Russian-Norwegian Project on Barents Sea

Tuesday, December 22, 2009

The Barents 2020 cooperation project on safeguarding petroleum activities in the Barents Sea was concluded on Dec. 18 at a conference in Moscow. More than 100 Russian and Norwegian experts have worked together for close to three years on identifying common rules and standards for health, safety and the environment in the Barents Sea. Today they presented their recommendations in front of more than 200 representatives from industry, research institutions and authorities.

The Barents Sea has been subject to industrial activities for years. The extreme climate, however, poses constant hazards to people and operations. And with industrial activities expected to increase in the years to come, there is a need to ensure a strong focus on implementing adequate standards for health, safety and the environment. This is what prompted Norwegian Minister of Foreign Affairs Jonas Gahr Støre to initiate a Russia-Norway cooperation project aimed at safeguarding petroleum activities in the Barents Sea in 2007. The project is a part of Barents 2020, a central element of the Norwegian Government’s strategy on the High North.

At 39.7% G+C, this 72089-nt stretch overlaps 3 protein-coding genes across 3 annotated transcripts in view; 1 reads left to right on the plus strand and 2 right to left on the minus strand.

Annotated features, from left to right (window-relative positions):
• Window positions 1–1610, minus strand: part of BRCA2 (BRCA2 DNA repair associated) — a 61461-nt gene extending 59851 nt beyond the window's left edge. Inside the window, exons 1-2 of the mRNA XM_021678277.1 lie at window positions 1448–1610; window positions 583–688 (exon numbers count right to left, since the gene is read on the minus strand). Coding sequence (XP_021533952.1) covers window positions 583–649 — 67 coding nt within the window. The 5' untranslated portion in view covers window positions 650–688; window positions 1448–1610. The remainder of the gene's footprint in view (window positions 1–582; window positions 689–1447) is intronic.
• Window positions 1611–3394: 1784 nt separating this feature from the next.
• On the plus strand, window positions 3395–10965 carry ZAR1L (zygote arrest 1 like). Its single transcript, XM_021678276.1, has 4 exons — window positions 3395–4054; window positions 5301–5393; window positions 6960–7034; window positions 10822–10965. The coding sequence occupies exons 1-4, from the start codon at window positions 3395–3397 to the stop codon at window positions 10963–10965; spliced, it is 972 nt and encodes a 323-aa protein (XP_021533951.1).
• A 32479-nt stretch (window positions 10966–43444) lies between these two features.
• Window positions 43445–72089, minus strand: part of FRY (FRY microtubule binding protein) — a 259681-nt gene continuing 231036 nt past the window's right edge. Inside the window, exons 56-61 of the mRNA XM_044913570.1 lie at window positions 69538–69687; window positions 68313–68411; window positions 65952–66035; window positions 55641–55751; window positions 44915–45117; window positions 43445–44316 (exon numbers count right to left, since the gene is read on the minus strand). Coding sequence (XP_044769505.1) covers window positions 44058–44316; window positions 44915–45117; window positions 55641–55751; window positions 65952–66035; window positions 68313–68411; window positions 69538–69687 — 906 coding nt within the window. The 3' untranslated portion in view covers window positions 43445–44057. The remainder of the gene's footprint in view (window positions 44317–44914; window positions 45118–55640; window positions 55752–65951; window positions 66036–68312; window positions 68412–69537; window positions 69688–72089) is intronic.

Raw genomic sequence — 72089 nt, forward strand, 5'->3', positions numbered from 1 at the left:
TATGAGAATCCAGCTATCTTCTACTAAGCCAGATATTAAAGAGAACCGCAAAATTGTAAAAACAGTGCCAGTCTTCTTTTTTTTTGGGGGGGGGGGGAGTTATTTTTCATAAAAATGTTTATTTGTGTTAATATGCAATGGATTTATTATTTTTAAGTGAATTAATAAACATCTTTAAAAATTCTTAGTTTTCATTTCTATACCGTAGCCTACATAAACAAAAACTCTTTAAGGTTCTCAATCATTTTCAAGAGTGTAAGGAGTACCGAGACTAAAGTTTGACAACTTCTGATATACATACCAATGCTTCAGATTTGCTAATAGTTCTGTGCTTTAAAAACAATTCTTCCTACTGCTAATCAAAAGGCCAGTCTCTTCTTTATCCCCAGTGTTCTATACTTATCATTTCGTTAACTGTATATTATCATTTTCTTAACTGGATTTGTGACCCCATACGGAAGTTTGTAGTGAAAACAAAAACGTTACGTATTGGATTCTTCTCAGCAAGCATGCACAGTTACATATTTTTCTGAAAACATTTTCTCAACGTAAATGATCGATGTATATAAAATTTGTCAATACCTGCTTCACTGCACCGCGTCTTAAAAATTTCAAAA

DNV has been in charge of coordinating the project on Norwegian side while Gazprom and VNIIGAZ have been central actors on the Russian side. In addition to receiving funding from Norwegian and Russian authorities, a substantial part of the financial contributions have come from the industry itself. “I am confident that its public-private nature has been one of the success factors of this project. Both authorities and the industry realize the need to enforce and implement adequate rules and standards in order to safeguard petroleum activities in the Barents Sea in the years to come. And we all realize our obligation in making this happen,” says CEO and President of DNV Henrik O. Madsen.

The harmonization project has over the past three years brought together two sets of unique experiences; Russian in-depth knowledge and expertise with regard to operations in cold climate and Norwegian expertise from offshore operations.

Among other things the experts gave recommendations on how existing standards may be applied for oil and gas operations in the Barents Sea. The experts also recommended standards for the design of stationary offshore units against ice loads in the Barents Sea, and standards for risk management of major hazards such as fires, explosions and blow-outs on offshore drilling, production and storage units in the Barents Sea.
 

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